People Below Poverty Line Aren’t All Poor

People below the poverty line often aren’t really poor. Many of them receive tax-free income and welfare benefits that aren’t even considered in determining whether someone is below the government’s official poverty line.

One sign of that fact is that middle class people (households in the middle fifth of households in terms of income) consume only 29 percent more per person than people in the bottom fifth of all households — the so-called poor. That’s what economists at the Federal Reserve Bank of Dallas found, as they noted in Sunday’s New York Times.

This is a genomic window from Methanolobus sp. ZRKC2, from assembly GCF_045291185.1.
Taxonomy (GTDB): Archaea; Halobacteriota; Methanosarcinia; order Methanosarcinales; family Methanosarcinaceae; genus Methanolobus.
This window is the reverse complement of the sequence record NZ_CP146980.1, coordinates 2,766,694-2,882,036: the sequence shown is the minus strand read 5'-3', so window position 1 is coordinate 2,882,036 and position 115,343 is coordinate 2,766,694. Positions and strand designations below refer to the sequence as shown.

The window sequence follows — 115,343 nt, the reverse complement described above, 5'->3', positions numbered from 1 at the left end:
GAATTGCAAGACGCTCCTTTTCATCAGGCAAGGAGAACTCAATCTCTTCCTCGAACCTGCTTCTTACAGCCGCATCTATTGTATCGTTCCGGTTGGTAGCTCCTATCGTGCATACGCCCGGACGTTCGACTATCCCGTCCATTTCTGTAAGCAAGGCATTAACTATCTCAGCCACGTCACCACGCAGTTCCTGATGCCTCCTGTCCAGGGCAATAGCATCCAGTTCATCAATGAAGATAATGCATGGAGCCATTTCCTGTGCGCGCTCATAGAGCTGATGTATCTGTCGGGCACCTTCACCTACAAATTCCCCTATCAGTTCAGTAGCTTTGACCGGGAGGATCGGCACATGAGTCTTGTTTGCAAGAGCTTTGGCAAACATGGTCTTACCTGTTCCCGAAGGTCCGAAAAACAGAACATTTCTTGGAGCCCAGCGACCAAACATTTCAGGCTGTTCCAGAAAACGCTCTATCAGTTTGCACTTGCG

Moreover, most Americans below the poverty line live better than the average Western European, and possess things — like air conditioners, cable TV, and dryers — that many European households lack. Moreover, many of them own their own homes, typically, a three-bedroom house.

Many forms of income are invisible under federal law. For example, Billionaire Kirk Kerkorian’s ex-girlfriend, Lisa Bonder, received $600,000 per year in child support from him for her child (even though the child turned out not to be his), but none of that was taxable. That’s because child support isn’t treated as “income” by federal law, no matter how big the child support award is, or how much of it is actually spent on the custodial parent, rather than the child. So a recipient can be rich, yet qualify for all sorts of means-tested government welfare benefits.